In another week or two I'll pull the garlic out of the ground, and I'll likely pull my snap peas up as well. The pea plants are fading and yellowed, and the pods that I left on them for seed are pretty large. I'll hang the plants in the garage until the seed is ready to harvest. That will leave me with a few empty patches in the garden. Empty and waiting -- for a few broccoli seedlings? Lettuce seeds? Spinach? I've never planted for a fall cool-season crop, but I am tempted to try. If I have time.

Monday, July 20, 2009

Blood, sweat and jam

Sick of hearing about jam yet? Too bad!

Two old geezers came into the park last week and told me the black raspberries were ripe. Not just two ordinary old geezers, but two very particular old geezers -- known locally as 'the jelly guys.' These two old guys devote most of their free time in the summer to making jelly. They know the local hot spots, checking them throughout the season for readiness. They aren't in it for the money; they don't sell any of it. They give it away. The first year I met them they gave me a jar of chokecherry jelly. That was some dang good stuff.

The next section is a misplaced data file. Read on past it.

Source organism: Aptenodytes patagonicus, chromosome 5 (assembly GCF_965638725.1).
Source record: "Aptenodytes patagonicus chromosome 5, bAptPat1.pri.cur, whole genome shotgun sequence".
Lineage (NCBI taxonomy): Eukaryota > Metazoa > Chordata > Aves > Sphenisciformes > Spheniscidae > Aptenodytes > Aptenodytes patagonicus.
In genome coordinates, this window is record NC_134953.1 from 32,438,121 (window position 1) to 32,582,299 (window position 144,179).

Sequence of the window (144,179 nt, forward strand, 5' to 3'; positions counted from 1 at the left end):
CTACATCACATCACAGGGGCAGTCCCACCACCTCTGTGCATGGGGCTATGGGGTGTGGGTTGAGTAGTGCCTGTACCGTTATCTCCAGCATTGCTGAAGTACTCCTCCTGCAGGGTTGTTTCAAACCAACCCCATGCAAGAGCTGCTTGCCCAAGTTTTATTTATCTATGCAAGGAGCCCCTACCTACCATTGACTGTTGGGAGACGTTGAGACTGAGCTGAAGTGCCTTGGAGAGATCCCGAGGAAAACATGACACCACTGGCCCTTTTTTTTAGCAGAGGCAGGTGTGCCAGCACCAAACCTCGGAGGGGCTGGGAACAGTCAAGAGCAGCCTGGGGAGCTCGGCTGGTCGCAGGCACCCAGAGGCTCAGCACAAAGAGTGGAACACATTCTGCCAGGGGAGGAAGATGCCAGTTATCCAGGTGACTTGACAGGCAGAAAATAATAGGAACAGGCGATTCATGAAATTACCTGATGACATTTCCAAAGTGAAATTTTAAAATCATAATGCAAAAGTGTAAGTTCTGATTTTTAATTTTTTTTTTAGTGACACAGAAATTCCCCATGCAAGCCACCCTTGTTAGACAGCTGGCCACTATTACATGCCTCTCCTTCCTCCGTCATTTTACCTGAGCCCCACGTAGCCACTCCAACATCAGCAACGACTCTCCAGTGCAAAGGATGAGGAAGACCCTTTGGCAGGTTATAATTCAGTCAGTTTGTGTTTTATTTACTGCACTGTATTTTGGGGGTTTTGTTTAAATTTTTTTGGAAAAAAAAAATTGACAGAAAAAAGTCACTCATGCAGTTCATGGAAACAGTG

So when these two old geezers told me the black raspberries were ripe, I knew I had to act fast. I had a pretty good idea of where to find them in the park, thanks to a trail-building excursion a few years ago. I've never picked them before, mainly because whenever I've thought of it, it was either too early or too late in the season. Raspberries don't last long, at least not out here.

So Sunday afternoon after work, I took a hike through the woods with a bucket in my hands. I found the raspberry patch, and lo and behind, the old geezers were right. The black raspberries were ripe. I started picking, carefully winding my way through the bramble patch, my clothes and hair catching on the thorns, my hands and arms getting scratched to pieces. When I looked at my forearms I couldn't tell the difference between squished berry bits and coagulated blood. I'd scratch at the dark red blob, and if it came off easy it was berry juice. If not, it was blood.